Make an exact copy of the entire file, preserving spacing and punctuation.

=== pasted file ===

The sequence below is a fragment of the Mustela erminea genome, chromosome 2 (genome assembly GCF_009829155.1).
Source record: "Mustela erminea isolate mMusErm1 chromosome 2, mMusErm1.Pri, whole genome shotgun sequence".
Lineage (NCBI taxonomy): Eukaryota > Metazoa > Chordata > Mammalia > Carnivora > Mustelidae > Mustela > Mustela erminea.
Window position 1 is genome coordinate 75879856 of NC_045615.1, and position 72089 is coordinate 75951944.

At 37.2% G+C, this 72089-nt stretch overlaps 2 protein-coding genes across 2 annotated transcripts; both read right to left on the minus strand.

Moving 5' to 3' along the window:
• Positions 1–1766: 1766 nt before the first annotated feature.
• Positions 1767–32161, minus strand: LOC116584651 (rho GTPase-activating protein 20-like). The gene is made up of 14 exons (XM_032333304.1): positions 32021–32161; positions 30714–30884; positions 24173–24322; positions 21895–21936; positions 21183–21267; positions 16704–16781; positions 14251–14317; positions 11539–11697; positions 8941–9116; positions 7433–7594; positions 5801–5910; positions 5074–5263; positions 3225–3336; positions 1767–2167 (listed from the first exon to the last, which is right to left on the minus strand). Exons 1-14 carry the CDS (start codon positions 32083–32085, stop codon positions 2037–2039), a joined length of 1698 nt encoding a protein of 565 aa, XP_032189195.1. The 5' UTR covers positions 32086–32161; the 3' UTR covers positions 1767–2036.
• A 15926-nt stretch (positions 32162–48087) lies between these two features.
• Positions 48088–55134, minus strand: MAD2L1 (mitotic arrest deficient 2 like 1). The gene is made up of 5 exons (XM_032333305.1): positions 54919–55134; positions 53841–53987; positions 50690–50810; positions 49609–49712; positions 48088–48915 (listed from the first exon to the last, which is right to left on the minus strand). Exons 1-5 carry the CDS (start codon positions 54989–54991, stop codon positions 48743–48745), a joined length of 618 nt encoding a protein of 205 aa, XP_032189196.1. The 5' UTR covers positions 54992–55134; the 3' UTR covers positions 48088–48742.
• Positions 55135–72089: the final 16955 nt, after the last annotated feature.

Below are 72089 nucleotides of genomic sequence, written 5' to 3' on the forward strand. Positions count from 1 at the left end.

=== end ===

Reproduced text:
The sequence below is a fragment of the Mustela erminea genome, chromosome 2 (genome assembly GCF_009829155.1).
Source record: "Mustela erminea isolate mMusErm1 chromosome 2, mMusErm1.Pri, whole genome shotgun sequence".
Lineage (NCBI taxonomy): Eukaryota > Metazoa > Chordata > Mammalia > Carnivora > Mustelidae > Mustela > Mustela erminea.
Window position 1 is genome coordinate 75879856 of NC_045615.1, and position 72089 is coordinate 75951944.

At 37.2% G+C, this 72089-nt stretch overlaps 2 protein-coding genes across 2 annotated transcripts; both read right to left on the minus strand.

Moving 5' to 3' along the window:
• Positions 1–1766: 1766 nt before the first annotated feature.
• Positions 1767–32161, minus strand: LOC116584651 (rho GTPase-activating protein 20-like). The gene is made up of 14 exons (XM_032333304.1): positions 32021–32161; positions 30714–30884; positions 24173–24322; positions 21895–21936; positions 21183–21267; positions 16704–16781; positions 14251–14317; positions 11539–11697; positions 8941–9116; positions 7433–7594; positions 5801–5910; positions 5074–5263; positions 3225–3336; positions 1767–2167 (listed from the first exon to the last, which is right to left on the minus strand). Exons 1-14 carry the CDS (start codon positions 32083–32085, stop codon positions 2037–2039), a joined length of 1698 nt encoding a protein of 565 aa, XP_032189195.1. The 5' UTR covers positions 32086–32161; the 3' UTR covers positions 1767–2036.
• A 15926-nt stretch (positions 32162–48087) lies between these two features.
• Positions 48088–55134, minus strand: MAD2L1 (mitotic arrest deficient 2 like 1). The gene is made up of 5 exons (XM_032333305.1): positions 54919–55134; positions 53841–53987; positions 50690–50810; positions 49609–49712; positions 48088–48915 (listed from the first exon to the last, which is right to left on the minus strand). Exons 1-5 carry the CDS (start codon positions 54989–54991, stop codon positions 48743–48745), a joined length of 618 nt encoding a protein of 205 aa, XP_032189196.1. The 5' UTR covers positions 54992–55134; the 3' UTR covers positions 48088–48742.
• Positions 55135–72089: the final 16955 nt, after the last annotated feature.

Below are 72089 nucleotides of genomic sequence, written 5' to 3' on the forward strand. Positions count from 1 at the left end.